This Oscar-winner used sign-language to deliver her speech

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Moya Lothian-McLean

“My hands are shaking so I do apologise”.

A former Hollyoaks actress became the fourth person in Oscar history to deliver her acceptance speech accompanied by sign language yesterday. 

“I made a promise to our six-year-old lead actress that I would sign this speech,” 30-year-old Rachel Shenton told the 2018 Academy Awards audience whilst accepting her statuette for Best Live Action Short Film. “My hands are shaking a little bit so I apologise.” 

Shenton was speaking of Maisie Sly, who starred in her short feature, The Silent Child, as Libby, a young deaf girl whose world is opened up by a social worker who teaches her sign language. Shenton both stars in and wrote the feature. 

Directed by Chris Overton, Shenton’s fiance and former Hollyoaks co-star, The Silent Child is one of only a handful of films featuring disabled actors to win an Oscar. Over 20 able-bodied actors have taken home awards for portraying disabled individuals and this year’s Best Picture winner, The Shape of Water starred Sally Hawkins as a mute cleaner. In comparison, only two disabled actors have ever been recognised by the Academy for their work, with the most recent being Marlee Matlin, who received Best Actress in 1987 for her role as a deaf janitor in Children of a Lesser God.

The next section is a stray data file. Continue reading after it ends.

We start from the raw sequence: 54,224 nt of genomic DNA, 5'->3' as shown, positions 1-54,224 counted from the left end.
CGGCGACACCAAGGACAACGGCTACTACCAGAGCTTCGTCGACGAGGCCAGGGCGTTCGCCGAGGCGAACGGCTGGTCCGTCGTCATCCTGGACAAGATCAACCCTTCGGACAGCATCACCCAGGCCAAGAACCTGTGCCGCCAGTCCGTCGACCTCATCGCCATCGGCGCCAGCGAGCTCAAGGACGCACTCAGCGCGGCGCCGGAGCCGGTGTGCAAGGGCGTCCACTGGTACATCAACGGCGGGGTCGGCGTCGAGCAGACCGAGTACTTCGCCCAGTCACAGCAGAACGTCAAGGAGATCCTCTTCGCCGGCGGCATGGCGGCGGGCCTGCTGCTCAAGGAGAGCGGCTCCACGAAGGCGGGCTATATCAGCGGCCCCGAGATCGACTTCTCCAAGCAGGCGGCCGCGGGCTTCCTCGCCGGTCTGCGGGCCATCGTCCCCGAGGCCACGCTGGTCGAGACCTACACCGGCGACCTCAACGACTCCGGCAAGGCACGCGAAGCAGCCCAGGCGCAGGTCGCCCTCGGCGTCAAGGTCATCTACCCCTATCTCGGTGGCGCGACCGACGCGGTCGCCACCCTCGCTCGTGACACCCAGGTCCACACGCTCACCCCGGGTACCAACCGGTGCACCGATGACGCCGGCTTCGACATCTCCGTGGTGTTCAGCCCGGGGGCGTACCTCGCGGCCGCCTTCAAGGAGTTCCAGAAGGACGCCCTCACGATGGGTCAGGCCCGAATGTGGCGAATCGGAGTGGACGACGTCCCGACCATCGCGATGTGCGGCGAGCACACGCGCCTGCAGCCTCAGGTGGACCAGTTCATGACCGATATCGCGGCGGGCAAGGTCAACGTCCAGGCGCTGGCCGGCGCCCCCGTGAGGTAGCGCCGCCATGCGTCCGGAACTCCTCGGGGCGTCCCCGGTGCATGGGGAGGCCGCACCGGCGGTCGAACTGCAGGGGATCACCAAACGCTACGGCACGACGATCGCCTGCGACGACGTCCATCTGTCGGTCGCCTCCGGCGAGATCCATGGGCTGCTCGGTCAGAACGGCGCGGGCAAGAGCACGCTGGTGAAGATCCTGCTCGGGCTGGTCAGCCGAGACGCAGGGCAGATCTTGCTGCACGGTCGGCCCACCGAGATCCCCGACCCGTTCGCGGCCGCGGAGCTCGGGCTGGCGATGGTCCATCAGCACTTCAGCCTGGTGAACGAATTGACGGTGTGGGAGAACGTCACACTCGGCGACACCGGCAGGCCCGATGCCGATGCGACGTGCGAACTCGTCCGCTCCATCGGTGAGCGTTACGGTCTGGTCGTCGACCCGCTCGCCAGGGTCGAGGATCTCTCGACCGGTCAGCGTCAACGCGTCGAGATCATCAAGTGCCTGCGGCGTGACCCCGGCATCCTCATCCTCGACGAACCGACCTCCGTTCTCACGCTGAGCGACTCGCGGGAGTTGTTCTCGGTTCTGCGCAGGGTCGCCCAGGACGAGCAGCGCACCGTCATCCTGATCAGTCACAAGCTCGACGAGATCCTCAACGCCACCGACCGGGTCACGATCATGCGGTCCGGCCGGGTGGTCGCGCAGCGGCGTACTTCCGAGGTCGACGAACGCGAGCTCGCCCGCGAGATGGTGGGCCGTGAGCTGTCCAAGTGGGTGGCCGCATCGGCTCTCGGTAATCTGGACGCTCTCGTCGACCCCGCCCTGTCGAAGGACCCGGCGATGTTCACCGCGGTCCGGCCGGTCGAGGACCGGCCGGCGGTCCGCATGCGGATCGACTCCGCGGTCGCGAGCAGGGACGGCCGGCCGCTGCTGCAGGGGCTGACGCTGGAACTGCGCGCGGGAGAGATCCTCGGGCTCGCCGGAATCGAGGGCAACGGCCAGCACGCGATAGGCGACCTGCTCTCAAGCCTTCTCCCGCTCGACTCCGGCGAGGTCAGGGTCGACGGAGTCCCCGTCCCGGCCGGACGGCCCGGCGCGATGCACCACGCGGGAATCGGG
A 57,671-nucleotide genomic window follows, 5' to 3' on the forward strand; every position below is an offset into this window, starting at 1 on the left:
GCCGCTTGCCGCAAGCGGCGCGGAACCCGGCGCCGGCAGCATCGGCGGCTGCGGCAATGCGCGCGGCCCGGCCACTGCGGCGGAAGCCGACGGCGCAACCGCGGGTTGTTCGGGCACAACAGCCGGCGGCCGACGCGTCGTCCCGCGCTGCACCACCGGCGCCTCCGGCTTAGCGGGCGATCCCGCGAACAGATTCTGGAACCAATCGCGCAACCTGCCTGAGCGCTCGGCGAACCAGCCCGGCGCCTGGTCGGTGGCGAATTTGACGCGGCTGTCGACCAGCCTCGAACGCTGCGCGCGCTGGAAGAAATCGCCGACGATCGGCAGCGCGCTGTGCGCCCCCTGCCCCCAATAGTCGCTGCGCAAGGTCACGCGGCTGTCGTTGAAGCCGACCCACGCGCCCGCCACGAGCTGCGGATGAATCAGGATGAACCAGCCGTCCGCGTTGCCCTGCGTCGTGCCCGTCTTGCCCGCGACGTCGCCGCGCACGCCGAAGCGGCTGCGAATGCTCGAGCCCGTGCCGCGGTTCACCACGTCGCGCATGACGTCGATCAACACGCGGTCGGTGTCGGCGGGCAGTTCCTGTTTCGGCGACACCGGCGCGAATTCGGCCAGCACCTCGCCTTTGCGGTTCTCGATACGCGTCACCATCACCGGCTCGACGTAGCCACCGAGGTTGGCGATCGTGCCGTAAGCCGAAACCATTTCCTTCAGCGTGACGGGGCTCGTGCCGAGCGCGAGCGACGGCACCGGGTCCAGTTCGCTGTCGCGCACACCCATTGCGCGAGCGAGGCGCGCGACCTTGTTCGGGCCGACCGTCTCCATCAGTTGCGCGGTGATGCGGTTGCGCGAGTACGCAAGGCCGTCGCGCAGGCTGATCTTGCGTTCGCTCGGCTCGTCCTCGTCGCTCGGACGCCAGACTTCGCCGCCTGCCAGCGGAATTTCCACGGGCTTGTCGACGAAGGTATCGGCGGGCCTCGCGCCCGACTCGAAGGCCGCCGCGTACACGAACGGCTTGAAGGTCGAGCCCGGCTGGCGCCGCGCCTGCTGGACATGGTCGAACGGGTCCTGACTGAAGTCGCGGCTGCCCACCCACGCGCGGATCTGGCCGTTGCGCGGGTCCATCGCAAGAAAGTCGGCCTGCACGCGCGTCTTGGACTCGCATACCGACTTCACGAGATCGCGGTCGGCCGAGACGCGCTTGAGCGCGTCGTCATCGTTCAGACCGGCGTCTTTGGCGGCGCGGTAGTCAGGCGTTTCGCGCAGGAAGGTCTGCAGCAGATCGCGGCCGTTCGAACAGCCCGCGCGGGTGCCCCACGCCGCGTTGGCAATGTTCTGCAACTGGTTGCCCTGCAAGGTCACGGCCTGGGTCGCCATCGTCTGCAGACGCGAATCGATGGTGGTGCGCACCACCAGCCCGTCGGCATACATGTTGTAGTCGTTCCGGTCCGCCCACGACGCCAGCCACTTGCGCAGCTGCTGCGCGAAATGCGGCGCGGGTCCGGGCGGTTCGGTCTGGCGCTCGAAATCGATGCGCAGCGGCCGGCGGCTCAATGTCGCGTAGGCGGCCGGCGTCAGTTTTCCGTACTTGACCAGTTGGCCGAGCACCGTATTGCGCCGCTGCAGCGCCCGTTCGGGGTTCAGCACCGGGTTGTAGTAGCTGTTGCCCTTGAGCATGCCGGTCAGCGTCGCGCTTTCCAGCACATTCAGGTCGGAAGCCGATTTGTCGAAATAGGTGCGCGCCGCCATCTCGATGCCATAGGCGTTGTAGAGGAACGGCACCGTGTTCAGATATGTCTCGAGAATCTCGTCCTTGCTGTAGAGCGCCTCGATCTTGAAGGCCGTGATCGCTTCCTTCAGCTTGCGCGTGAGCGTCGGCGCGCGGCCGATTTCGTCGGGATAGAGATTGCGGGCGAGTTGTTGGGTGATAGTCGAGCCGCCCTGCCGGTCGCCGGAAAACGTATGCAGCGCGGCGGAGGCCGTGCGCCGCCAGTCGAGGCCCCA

“Millions of children all over the world live in silence and face communication barriers, and particularly access to education,” said Shenton — who qualified as a British Sign Language Interpreter after the onset of her father’s hearing loss following cancer treatment when she was 12 — in her Oscars speech

“Deafness is a silent disability. You can’t see it and it’s not life threatening so I want to say the biggest of thank yous to the Academy for allowing us to put this in front of a mainstream audience,” she finished. 

See the powerful address below.

Images: Rex Features


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Moya Lothian-McLean

Moya Lothian-McLean is Stylist’s editorial assistant where she spends her time inventing ways to shoehorn Robbie Williams into pieces. A reoffending dancefloor menace, a weekend finds her taking up too much space at disco nights around the city and subsequently recovering with dark sunglasses and late brunch the next day. 

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